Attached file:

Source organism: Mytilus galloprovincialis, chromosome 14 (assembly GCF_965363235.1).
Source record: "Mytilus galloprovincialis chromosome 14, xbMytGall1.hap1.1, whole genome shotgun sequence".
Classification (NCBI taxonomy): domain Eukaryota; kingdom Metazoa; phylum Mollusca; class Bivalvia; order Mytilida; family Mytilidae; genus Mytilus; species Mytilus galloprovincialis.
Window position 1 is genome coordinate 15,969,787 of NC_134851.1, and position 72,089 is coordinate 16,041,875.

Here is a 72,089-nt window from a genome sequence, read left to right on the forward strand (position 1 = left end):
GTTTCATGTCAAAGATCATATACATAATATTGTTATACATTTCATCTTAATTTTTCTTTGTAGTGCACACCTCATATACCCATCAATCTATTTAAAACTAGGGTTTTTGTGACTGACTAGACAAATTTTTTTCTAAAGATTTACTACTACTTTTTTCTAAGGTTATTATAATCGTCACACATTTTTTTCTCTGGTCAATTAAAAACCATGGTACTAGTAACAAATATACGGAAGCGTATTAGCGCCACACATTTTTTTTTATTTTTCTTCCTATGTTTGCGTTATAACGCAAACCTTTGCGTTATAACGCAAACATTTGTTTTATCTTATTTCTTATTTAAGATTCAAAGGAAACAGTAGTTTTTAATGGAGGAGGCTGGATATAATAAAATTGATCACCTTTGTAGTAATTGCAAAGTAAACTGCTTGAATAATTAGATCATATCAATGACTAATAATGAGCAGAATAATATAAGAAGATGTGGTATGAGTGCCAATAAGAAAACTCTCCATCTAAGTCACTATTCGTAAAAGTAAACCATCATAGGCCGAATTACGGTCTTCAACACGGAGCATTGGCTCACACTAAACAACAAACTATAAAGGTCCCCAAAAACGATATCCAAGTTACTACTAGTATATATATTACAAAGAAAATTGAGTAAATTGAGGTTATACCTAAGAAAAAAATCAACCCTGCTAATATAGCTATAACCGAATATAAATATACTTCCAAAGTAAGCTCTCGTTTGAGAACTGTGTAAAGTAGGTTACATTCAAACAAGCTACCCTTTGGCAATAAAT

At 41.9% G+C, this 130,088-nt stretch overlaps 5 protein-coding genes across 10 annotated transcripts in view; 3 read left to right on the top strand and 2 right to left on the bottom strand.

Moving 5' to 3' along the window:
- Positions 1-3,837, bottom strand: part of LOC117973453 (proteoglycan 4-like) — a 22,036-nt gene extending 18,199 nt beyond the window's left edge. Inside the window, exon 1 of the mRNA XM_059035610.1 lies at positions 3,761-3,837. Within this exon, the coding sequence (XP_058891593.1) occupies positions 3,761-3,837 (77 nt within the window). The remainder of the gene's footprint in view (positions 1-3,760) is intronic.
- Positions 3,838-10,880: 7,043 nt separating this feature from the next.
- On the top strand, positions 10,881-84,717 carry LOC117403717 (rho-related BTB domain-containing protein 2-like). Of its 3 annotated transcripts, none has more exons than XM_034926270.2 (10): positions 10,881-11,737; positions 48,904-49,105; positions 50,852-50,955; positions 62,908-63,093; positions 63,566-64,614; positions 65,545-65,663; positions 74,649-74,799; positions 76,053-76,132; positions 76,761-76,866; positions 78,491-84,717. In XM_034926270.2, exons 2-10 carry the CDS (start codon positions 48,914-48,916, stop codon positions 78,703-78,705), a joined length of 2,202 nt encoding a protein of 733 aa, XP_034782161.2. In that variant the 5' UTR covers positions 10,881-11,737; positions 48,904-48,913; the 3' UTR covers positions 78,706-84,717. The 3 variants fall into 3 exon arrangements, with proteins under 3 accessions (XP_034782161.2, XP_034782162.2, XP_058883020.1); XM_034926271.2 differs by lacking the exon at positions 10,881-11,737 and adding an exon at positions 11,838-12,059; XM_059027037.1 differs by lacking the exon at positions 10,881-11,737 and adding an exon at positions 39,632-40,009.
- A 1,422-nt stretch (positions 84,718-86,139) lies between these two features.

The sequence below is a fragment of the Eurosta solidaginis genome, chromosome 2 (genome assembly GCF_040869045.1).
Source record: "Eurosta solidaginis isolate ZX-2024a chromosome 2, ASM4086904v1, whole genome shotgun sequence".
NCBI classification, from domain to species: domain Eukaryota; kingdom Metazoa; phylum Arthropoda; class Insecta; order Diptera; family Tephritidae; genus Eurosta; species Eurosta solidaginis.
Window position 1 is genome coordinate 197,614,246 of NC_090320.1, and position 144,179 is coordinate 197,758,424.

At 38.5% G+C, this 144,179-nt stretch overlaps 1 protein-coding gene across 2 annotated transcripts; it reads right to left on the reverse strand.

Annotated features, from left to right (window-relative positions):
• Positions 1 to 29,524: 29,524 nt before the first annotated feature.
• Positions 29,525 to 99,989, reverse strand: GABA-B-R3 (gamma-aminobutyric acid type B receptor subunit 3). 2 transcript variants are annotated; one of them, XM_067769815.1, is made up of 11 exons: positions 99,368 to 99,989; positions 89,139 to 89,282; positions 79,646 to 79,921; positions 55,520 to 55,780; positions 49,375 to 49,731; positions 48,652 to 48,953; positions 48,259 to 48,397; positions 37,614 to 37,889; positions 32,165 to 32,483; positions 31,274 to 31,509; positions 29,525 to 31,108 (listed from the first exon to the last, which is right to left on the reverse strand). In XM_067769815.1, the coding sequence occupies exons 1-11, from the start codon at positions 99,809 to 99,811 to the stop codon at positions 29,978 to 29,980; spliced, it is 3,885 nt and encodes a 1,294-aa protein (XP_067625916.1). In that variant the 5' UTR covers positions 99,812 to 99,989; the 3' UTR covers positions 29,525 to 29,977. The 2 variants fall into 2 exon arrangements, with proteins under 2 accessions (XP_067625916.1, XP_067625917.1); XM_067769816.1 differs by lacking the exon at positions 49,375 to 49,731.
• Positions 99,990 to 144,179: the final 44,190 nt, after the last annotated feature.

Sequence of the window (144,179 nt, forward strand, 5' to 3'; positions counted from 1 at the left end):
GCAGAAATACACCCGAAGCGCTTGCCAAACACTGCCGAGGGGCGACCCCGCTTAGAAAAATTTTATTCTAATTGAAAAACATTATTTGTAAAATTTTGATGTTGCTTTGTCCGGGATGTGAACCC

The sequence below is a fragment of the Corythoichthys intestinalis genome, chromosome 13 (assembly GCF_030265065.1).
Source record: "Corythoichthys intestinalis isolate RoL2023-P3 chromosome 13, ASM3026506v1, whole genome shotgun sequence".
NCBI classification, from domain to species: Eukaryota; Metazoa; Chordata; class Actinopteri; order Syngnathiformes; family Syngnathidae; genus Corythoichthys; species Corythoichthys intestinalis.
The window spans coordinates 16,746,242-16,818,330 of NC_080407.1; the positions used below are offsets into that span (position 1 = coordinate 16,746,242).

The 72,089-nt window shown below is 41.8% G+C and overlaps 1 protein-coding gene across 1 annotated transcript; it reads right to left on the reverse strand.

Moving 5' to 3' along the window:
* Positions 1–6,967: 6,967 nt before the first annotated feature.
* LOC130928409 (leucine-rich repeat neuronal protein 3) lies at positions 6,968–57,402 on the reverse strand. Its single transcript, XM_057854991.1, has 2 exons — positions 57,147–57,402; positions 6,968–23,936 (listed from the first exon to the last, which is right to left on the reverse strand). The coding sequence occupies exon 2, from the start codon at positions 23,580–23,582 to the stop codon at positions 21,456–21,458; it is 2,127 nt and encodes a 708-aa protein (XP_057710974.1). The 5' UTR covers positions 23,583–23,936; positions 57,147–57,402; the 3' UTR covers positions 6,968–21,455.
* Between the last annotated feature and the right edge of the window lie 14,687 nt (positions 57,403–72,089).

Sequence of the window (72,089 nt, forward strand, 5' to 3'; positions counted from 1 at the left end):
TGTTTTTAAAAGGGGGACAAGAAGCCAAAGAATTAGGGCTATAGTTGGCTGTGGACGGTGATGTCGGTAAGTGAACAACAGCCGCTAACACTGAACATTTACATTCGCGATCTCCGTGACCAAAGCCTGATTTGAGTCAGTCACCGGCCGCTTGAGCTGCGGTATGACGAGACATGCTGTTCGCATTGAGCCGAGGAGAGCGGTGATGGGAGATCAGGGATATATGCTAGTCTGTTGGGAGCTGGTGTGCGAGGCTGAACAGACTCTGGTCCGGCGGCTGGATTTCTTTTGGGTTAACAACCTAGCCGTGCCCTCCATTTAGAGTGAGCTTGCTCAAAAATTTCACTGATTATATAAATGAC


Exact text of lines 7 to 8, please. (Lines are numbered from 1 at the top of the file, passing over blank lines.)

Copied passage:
At 41.9% G+C, this 130,088-nt stretch overlaps 5 protein-coding genes across 10 annotated transcripts in view; 3 read left to right on the top strand and 2 right to left on the bottom strand.

Moving 5' to 3' along the window: